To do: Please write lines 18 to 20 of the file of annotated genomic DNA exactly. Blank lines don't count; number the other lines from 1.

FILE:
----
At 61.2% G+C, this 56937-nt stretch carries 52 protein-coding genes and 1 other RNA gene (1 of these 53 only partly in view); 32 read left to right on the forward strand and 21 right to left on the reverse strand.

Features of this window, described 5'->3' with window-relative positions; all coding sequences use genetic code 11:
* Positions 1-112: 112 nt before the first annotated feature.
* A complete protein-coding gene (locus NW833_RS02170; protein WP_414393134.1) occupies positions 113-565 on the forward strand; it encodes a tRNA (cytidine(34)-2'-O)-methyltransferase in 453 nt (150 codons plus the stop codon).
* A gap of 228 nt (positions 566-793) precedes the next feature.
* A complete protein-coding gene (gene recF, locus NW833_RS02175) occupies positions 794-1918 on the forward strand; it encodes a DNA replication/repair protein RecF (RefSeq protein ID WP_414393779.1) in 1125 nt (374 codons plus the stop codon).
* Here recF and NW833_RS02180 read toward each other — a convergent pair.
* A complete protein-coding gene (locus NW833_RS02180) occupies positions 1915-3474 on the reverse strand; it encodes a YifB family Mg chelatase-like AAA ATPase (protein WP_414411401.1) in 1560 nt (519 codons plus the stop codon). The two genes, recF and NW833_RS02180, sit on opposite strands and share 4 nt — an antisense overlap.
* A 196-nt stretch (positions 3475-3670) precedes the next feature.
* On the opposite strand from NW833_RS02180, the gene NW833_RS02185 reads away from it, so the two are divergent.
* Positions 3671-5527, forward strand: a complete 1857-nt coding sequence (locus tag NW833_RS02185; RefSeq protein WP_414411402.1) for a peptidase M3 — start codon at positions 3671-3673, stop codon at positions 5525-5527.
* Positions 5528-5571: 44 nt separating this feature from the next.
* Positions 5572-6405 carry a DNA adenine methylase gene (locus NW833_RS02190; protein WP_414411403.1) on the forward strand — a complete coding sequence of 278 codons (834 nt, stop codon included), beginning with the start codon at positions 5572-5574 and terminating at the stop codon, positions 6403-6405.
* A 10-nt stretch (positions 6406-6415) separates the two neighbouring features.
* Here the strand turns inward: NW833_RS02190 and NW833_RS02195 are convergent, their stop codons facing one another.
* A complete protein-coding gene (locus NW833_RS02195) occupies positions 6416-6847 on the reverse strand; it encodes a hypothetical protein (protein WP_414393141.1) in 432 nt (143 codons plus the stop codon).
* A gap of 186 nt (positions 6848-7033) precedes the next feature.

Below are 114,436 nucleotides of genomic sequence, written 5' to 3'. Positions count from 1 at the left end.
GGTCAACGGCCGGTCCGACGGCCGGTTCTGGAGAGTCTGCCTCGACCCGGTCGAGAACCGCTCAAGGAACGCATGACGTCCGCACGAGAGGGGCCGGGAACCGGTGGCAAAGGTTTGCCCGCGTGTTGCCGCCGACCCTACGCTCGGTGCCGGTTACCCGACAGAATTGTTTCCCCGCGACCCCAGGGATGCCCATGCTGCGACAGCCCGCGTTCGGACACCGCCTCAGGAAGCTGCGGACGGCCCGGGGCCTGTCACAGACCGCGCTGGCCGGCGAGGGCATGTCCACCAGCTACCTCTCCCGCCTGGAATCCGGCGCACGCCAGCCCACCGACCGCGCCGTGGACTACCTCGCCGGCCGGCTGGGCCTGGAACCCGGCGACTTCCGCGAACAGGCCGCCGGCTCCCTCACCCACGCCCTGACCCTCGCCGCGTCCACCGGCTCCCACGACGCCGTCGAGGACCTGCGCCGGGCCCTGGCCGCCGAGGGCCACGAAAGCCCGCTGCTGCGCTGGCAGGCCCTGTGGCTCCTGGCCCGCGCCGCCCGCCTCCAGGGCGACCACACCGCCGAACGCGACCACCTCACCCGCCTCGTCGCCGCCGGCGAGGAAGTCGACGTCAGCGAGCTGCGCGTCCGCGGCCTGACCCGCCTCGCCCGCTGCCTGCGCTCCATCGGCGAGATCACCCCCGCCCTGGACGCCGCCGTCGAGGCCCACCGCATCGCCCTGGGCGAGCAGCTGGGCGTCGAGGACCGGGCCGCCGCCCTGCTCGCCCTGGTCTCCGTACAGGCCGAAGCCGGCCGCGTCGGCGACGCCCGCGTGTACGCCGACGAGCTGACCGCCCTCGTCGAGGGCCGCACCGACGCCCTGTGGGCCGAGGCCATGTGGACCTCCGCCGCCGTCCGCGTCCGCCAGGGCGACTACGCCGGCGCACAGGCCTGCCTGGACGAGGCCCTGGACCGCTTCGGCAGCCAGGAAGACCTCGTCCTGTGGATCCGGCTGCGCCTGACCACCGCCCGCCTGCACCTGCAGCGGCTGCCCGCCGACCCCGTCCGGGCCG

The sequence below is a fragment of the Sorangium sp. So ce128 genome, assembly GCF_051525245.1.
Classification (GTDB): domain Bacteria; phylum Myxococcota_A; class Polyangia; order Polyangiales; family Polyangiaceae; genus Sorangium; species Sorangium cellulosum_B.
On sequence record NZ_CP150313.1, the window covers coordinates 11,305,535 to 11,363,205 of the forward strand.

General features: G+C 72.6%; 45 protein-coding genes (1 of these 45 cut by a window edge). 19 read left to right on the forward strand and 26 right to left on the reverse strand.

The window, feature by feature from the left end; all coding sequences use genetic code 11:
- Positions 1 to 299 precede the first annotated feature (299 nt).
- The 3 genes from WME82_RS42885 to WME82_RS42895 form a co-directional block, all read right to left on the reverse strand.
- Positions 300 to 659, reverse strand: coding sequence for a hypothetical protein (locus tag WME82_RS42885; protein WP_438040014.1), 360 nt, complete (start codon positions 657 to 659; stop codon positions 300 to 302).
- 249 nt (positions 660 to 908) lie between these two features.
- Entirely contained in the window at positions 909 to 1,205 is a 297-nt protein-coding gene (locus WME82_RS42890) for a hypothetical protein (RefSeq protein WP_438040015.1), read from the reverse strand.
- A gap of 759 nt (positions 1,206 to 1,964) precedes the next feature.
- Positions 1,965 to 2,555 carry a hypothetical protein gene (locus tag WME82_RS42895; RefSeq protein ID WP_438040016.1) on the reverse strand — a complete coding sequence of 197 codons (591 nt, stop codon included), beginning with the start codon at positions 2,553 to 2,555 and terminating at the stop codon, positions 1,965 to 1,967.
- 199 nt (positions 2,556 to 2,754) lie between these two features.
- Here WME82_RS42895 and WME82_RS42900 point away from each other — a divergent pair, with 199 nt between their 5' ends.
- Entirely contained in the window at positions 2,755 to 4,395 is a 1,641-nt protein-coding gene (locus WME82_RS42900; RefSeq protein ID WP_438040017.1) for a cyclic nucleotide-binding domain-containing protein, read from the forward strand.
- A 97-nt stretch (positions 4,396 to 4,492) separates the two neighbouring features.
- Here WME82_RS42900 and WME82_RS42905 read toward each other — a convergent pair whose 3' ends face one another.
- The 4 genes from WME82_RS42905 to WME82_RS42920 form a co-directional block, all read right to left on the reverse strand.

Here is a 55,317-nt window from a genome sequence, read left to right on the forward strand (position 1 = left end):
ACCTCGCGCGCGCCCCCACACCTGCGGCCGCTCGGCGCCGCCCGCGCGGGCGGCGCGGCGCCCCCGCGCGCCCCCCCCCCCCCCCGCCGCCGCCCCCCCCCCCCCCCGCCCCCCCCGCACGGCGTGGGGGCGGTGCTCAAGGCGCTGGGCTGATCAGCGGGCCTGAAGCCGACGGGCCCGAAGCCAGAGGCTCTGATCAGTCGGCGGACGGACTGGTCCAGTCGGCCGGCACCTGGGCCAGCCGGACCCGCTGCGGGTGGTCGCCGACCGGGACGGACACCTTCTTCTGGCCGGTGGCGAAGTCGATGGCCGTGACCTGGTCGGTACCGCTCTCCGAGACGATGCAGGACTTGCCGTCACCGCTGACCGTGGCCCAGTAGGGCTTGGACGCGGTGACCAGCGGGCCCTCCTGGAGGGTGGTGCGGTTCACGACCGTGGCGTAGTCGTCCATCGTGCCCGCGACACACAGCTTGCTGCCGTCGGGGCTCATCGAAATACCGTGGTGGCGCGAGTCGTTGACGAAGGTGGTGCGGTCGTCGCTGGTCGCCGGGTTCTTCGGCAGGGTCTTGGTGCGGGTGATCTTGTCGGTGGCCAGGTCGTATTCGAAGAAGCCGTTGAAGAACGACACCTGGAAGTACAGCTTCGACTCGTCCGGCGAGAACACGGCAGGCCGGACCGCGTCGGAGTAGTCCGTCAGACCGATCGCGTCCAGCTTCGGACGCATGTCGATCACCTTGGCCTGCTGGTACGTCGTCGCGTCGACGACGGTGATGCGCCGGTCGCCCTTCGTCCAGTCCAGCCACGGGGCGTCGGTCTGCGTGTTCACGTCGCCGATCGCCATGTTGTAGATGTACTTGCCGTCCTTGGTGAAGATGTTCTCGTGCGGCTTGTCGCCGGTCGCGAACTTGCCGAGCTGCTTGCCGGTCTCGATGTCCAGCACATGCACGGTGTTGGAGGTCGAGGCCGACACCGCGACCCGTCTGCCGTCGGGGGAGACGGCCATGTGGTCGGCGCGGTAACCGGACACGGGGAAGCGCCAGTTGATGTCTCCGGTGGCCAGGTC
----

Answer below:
Below are 114,436 nucleotides of genomic sequence, written 5' to 3'. Positions count from 1 at the left end.
GGTCAACGGCCGGTCCGACGGCCGGTTCTGGAGAGTCTGCCTCGACCCGGTCGAGAACCGCTCAAGGAACGCATGACGTCCGCACGAGAGGGGCCGGGAACCGGTGGCAAAGGTTTGCCCGCGTGTTGCCGCCGACCCTACGCTCGGTGCCGGTTACCCGACAGAATTGTTTCCCCGCGACCCCAGGGATGCCCATGCTGCGACAGCCCGCGTTCGGACACCGCCTCAGGAAGCTGCGGACGGCCCGGGGCCTGTCACAGACCGCGCTGGCCGGCGAGGGCATGTCCACCAGCTACCTCTCCCGCCTGGAATCCGGCGCACGCCAGCCCACCGACCGCGCCGTGGACTACCTCGCCGGCCGGCTGGGCCTGGAACCCGGCGACTTCCGCGAACAGGCCGCCGGCTCCCTCACCCACGCCCTGACCCTCGCCGCGTCCACCGGCTCCCACGACGCCGTCGAGGACCTGCGCCGGGCCCTGGCCGCCGAGGGCCACGAAAGCCCGCTGCTGCGCTGGCAGGCCCTGTGGCTCCTGGCCCGCGCCGCCCGCCTCCAGGGCGACCACACCGCCGAACGCGACCACCTCACCCGCCTCGTCGCCGCCGGCGAGGAAGTCGACGTCAGCGAGCTGCGCGTCCGCGGCCTGACCCGCCTCGCCCGCTGCCTGCGCTCCATCGGCGAGATCACCCCCGCCCTGGACGCCGCCGTCGAGGCCCACCGCATCGCCCTGGGCGAGCAGCTGGGCGTCGAGGACCGGGCCGCCGCCCTGCTCGCCCTGGTCTCCGTACAGGCCGAAGCCGGCCGCGTCGGCGACGCCCGCGTGTACGCCGACGAGCTGACCGCCCTCGTCGAGGGCCGCACCGACGCCCTGTGGGCCGAGGCCATGTGGACCTCCGCCGCCGTCCGCGTCCGCCAGGGCGACTACGCCGGCGCACAGGCCTGCCTGGACGAGGCCCTGGACCGCTTCGGCAGCCAGGAAGACCTCGTCCTGTGGATCCGGCTGCGCCTGACCACCGCCCGCCTGCACCTGCAGCGGCTGCCCGCCGACCCCGTCCGGGCCG

The sequence below is a fragment of the Sorangium sp. So ce128 genome, assembly GCF_051525245.1.